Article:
"This building, this half a billion-dollar taxpayer investment, represents a serious conflict of interest on the part of the president and his team," Romney said. "It's also a symbol of how the president thinks about free enterprise. Free enterprise to the president means taking money from the taxpayers and giving it freely to his friends."
Obama administration officials have called the failed Solyndra loan a disappointing result in their ongoing support of innovative technology. They vow to continue investing in clean energy.
"Over the course of this first term, we will have doubled the use of renewable energy in this country," Axelrod said Thursday in an interview to air on CNN's "John King, USA."
He added Romney was simply using the Solyndra stop as a "diversion" from recent attacks against Romney's corporate career in private equity
"One thing the president never did was buy a company, load it up with debt, bankrupt that company, and walk away with millions of dollars while the creditors and the workers were left holding an empty bag," Axelrod said, referring to Romney's former firm, Bain Capital.
Meanwhile, the Republican National Committee released a video Thursday that uses Solyndra to bolster its message that Obama is a bad job creator.
RNC Chairman Reince Priebus said Solyndra exemplifies the president's job creation record.
"I guess we can't be surprised with the economic results we have received over the past three years. Barack Obama has never run a business. He's never met a payroll and hasn't created a single job. The only thing he's ever managed is his personal narrative," he said in a written statement. "America needs Mitt Romney in the White House because he's spent time in both the private and public sector and understands how to get Americans back to work."
A survey released Thursday indicated that Romney and Obama are statistically tied in three of the general election battleground states that Obama won in 2008.
The NBC News/Marist poll showed a neck-and-neck race in Colorado, Iowa and Nevada, where voters said the economy was by far their top issue heading toward Election Day.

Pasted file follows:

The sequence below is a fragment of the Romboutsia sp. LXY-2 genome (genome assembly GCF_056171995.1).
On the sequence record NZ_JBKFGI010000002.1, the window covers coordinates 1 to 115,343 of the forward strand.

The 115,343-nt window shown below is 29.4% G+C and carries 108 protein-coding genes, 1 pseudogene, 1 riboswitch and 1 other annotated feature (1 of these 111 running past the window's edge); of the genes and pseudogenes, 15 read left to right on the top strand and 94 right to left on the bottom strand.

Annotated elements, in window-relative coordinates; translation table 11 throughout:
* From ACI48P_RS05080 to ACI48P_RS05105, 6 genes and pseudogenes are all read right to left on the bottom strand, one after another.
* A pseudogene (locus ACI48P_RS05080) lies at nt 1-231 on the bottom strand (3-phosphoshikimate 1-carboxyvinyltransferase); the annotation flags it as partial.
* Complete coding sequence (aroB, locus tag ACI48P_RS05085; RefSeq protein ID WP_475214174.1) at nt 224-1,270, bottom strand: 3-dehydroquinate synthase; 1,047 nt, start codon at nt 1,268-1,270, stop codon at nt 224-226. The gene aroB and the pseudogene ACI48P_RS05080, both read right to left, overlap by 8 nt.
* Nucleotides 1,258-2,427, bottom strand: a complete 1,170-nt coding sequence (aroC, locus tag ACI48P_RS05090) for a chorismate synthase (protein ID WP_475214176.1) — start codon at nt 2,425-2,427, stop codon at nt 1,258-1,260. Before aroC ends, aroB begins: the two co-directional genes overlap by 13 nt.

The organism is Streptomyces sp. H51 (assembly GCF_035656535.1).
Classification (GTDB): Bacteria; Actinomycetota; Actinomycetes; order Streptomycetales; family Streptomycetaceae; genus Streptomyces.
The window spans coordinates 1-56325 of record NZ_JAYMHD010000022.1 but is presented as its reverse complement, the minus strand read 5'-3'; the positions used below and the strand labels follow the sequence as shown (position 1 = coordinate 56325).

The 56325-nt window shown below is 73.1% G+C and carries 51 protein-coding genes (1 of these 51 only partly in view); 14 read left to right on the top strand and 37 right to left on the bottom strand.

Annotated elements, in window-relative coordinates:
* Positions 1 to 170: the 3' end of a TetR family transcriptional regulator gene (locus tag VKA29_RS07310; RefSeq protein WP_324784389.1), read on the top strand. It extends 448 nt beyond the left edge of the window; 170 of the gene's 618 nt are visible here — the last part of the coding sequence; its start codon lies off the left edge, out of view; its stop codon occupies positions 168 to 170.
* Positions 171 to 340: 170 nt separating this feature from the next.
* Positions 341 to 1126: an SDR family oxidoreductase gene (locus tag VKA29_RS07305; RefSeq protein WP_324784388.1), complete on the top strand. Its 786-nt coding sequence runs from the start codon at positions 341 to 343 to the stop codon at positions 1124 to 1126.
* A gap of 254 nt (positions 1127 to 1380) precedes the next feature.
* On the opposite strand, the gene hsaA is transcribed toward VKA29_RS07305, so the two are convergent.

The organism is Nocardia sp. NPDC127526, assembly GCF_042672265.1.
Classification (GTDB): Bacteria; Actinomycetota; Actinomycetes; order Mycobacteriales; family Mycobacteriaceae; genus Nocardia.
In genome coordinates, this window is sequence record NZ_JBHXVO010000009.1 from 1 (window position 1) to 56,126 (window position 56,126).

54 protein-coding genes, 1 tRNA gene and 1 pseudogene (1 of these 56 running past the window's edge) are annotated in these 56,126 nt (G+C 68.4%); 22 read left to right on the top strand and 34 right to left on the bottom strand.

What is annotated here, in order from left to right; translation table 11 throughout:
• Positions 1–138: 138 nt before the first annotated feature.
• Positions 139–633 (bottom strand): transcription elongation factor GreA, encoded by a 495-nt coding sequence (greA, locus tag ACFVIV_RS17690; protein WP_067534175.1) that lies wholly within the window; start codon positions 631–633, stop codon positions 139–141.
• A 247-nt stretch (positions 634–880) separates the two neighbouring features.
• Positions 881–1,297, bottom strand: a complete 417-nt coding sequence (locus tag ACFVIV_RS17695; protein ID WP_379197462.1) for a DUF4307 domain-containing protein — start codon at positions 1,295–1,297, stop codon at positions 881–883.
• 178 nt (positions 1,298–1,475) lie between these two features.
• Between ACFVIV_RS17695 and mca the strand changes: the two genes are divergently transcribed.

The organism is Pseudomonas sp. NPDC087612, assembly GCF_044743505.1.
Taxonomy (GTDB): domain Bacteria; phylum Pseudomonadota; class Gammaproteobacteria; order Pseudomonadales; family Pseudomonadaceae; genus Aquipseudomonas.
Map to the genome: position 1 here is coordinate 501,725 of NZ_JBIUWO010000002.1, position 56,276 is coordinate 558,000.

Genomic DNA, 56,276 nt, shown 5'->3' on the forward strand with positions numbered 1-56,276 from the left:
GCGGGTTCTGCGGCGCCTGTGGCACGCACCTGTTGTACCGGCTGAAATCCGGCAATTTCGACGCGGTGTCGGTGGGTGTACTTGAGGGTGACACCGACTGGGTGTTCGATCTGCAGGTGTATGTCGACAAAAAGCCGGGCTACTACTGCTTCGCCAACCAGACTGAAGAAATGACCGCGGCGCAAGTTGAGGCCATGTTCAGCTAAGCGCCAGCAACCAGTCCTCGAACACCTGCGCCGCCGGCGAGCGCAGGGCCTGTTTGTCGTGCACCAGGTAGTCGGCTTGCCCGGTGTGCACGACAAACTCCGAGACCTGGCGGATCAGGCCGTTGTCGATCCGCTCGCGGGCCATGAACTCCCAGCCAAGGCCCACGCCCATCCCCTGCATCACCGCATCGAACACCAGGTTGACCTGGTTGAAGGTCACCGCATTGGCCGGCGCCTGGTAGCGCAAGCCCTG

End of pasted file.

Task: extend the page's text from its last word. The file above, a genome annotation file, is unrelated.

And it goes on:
Romney's record as governor also came under scrutiny in a video released Thursday by the Obama campaign that features Democratic officials from Massachusetts.
In the video, mayors and state legislators compare Romney's campaign promises to results, slamming Romney for not developing solutions to an outflow of manufacturing positions.
"We knew that we were losing manufacturing jobs, and he never found any solutions to try and figure out how we were going to keep them," Jeffrey Sanchez, a state representative, says in the video. "By the time Mitt Romney left office, we were 47th in the nation in terms of job growth."
That statistic, cited frequently by Obama's campaign, is accurate, though the nonpartisan PolitiFact rates the full assertion as only "half true," noting that it's a stretch to entirely blame Romney (or any governor) for a state's jobs numbers.
The video also includes claims by state Rep. Jay Kaufman that Romney hurt middle-class families by raising fees, rather than taxes.
"What we heard from Mitt Romney during the campaign was a 'no new taxes' pledge, but what he found very quickly during his term in office was that he couldn't deliver on any services without having sufficient resources, so he raised our taxes by raising our fees," Kaufman says in the video.
Romney's record on taxes was similarly hit by fellow Republicans during the GOP primaries. A CNNMoney analysis of his record determined that he cut select taxes while in office, and proposed some new tax cuts that didn't pass the legislature -- like a 0.3 percentage point reduction in the 5.3% state income tax rate.
But he also had an obligation to balance the state's budget every year, and when he came into office, he was facing a big deficit that he plugged using a mix of spending cuts and revenue increases, including the fee increases.
Carl Sciortino, another state legislator featured in the Obama video, said those fees hurt working families, who "were paying more under his administration."
Sciortino says in the video that Romney's campaign promises reflect the GOP presidential candidate's current campaign.
"There are times when I watch Mitt Romney saying the exact same things now that he said here in Massachusetts in 2002 in a robotic way that is completely hollow," Sciortino says. "It didn't work here, so I'm not sure why he thinks it would work nationally."
CNN's Kevin Liptak and Gabriella Schwarz contributed to this report.